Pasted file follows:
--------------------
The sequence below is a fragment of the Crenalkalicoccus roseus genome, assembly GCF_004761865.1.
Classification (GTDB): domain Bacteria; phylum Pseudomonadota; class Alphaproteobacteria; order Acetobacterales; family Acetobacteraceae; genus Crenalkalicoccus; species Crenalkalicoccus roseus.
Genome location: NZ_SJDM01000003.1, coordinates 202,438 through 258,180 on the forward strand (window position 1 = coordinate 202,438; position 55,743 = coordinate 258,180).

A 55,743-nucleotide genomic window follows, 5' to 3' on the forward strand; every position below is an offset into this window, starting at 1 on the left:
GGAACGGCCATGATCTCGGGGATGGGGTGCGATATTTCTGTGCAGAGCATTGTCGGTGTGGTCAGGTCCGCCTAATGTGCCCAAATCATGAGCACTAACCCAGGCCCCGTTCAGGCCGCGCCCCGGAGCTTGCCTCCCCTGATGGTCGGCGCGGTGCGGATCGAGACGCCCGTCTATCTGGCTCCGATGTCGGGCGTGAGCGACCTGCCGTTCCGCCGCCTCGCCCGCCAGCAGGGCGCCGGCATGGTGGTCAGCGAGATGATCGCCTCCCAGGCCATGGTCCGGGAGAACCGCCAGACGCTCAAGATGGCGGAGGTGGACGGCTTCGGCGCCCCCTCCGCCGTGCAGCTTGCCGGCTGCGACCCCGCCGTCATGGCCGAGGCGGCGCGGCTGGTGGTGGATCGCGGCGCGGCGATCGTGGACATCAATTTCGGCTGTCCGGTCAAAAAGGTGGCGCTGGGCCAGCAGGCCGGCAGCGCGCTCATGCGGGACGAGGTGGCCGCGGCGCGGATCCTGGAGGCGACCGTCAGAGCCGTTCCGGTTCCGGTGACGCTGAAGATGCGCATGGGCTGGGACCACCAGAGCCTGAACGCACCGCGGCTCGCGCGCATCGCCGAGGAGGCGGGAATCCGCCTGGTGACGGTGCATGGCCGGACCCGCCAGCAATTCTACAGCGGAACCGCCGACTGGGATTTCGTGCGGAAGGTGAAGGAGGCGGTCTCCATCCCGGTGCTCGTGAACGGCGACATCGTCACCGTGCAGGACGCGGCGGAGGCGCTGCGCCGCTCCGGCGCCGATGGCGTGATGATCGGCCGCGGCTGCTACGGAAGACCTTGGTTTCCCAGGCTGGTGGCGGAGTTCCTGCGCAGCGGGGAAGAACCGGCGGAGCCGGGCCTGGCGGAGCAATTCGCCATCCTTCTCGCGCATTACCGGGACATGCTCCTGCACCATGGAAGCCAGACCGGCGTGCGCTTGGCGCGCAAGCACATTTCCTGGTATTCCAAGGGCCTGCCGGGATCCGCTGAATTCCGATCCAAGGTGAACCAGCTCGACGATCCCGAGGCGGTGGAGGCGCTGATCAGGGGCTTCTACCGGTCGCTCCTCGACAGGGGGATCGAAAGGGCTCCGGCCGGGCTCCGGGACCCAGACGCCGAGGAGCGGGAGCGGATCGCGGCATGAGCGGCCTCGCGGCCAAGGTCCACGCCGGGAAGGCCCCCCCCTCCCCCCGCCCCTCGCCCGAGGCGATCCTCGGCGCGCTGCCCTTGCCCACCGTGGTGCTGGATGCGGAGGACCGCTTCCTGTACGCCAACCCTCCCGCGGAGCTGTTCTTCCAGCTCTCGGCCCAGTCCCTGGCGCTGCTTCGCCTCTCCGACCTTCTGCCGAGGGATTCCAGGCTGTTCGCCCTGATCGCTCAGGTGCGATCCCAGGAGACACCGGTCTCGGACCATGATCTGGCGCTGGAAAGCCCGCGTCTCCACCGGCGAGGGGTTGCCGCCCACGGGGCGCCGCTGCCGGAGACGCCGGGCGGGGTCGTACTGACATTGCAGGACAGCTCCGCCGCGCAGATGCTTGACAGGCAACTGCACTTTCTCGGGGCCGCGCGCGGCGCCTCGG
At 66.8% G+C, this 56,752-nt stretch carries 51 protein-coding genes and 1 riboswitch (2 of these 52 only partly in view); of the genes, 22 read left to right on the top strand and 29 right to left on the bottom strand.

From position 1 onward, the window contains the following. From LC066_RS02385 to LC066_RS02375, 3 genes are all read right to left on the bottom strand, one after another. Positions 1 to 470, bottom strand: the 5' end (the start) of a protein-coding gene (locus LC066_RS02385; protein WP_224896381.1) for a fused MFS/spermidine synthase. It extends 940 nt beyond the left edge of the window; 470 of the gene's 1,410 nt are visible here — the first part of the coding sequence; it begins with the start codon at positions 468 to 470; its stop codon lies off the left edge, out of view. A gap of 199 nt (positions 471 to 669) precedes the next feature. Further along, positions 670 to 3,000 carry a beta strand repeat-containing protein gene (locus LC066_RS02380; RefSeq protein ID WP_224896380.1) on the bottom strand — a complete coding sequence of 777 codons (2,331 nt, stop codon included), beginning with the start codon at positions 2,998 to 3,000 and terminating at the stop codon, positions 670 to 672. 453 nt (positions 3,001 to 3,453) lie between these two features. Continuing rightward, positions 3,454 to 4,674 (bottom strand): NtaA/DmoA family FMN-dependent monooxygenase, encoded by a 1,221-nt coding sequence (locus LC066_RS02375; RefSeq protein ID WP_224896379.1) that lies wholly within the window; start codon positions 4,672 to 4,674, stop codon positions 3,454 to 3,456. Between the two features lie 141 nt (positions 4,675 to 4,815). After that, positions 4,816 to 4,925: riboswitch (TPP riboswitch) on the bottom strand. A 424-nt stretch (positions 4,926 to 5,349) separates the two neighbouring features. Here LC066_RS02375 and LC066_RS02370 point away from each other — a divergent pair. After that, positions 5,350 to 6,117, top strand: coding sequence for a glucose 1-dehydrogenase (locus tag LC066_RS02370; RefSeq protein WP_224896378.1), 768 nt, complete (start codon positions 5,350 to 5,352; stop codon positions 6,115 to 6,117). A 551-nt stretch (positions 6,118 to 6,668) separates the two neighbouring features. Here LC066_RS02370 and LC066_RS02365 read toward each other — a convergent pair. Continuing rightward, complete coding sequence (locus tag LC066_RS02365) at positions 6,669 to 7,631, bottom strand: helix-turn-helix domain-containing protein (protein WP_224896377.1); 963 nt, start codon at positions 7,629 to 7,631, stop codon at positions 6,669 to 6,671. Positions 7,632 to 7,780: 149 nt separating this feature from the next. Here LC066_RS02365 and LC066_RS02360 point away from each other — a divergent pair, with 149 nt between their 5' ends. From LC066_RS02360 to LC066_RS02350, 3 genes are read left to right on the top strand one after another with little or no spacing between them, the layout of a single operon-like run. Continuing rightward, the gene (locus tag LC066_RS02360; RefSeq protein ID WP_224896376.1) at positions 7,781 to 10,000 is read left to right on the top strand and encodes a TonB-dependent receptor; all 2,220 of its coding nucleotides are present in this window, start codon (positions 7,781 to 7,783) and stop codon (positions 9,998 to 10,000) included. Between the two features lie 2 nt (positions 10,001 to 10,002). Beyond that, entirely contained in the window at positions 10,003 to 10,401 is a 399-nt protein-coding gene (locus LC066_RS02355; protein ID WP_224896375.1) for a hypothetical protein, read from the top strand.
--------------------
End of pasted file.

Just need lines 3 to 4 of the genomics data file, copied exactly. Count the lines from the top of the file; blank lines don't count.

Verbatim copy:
Genome location: NZ_SJDM01000003.1, coordinates 202,438 through 258,180 on the forward strand (window position 1 = coordinate 202,438; position 55,743 = coordinate 258,180).

A 55,743-nucleotide genomic window follows, 5' to 3' on the forward strand; every position below is an offset into this window, starting at 1 on the left: